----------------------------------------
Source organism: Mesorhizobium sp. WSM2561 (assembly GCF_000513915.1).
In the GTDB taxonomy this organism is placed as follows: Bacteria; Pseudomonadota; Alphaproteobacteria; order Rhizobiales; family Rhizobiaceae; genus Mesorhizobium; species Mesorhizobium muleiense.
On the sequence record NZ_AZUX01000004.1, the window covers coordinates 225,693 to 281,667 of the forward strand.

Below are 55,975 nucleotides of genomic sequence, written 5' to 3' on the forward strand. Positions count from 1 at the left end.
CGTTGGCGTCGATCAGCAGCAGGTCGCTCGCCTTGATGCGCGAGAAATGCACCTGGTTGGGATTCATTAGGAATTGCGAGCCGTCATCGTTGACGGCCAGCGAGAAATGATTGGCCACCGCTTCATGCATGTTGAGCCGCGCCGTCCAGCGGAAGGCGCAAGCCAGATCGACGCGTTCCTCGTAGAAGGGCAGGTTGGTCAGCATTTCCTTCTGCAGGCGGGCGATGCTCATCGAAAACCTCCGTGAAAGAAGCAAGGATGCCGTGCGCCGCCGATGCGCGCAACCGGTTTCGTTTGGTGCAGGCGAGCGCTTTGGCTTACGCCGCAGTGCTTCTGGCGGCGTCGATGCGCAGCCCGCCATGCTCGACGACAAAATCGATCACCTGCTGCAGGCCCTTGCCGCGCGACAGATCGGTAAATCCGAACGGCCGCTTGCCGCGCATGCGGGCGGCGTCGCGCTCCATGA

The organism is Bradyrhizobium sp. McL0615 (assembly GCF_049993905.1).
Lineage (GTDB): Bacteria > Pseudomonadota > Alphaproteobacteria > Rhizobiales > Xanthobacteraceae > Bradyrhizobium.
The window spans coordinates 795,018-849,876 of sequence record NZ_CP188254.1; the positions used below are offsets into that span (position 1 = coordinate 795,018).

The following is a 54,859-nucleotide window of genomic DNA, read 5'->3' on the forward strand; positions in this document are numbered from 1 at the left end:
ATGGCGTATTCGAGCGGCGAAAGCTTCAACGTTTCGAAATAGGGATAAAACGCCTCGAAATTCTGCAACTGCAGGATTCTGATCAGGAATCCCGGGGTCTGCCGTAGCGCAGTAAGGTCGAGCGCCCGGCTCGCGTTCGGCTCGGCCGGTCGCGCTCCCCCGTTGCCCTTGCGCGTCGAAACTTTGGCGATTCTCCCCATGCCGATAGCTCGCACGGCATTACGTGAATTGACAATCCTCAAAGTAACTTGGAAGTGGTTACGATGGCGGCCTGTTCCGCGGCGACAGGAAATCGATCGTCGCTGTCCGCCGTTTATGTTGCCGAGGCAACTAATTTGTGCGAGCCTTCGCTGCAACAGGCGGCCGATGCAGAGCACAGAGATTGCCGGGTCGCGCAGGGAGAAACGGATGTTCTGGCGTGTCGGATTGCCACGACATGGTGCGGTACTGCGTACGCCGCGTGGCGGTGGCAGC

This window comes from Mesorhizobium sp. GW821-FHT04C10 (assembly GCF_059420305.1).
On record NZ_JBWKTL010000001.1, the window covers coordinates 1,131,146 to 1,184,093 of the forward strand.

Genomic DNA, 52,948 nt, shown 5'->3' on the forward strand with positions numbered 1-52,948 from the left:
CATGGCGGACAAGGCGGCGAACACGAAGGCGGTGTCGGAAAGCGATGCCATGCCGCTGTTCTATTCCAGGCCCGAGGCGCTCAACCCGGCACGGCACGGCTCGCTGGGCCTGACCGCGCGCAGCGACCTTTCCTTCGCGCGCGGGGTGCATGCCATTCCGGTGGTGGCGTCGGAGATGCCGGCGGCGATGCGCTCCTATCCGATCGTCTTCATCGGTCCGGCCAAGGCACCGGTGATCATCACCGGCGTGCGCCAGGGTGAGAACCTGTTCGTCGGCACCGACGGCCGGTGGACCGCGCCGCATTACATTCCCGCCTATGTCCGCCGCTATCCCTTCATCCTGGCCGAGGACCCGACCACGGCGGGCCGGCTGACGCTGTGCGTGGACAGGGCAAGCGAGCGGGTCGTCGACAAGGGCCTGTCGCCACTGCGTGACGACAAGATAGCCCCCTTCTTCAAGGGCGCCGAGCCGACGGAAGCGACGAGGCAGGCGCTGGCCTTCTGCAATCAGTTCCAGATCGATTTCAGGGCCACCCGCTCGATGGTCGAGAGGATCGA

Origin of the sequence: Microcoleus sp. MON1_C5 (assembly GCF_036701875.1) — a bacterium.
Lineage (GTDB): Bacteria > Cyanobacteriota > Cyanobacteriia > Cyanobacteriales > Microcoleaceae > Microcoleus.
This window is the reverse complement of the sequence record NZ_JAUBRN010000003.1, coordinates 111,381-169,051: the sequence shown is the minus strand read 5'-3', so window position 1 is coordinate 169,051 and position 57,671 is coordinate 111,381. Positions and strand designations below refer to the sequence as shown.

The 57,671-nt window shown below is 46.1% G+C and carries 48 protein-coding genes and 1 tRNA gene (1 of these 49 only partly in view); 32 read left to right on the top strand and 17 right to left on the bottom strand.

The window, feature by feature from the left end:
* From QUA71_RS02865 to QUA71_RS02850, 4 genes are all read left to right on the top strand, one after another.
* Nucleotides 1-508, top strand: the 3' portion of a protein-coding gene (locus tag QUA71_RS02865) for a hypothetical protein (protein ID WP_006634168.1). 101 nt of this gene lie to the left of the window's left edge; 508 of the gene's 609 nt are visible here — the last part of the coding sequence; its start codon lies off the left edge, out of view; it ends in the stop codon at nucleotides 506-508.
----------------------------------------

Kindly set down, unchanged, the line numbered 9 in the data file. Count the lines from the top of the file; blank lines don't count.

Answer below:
The following is a 54,859-nucleotide window of genomic DNA, read 5'->3' on the forward strand; positions in this document are numbered from 1 at the left end: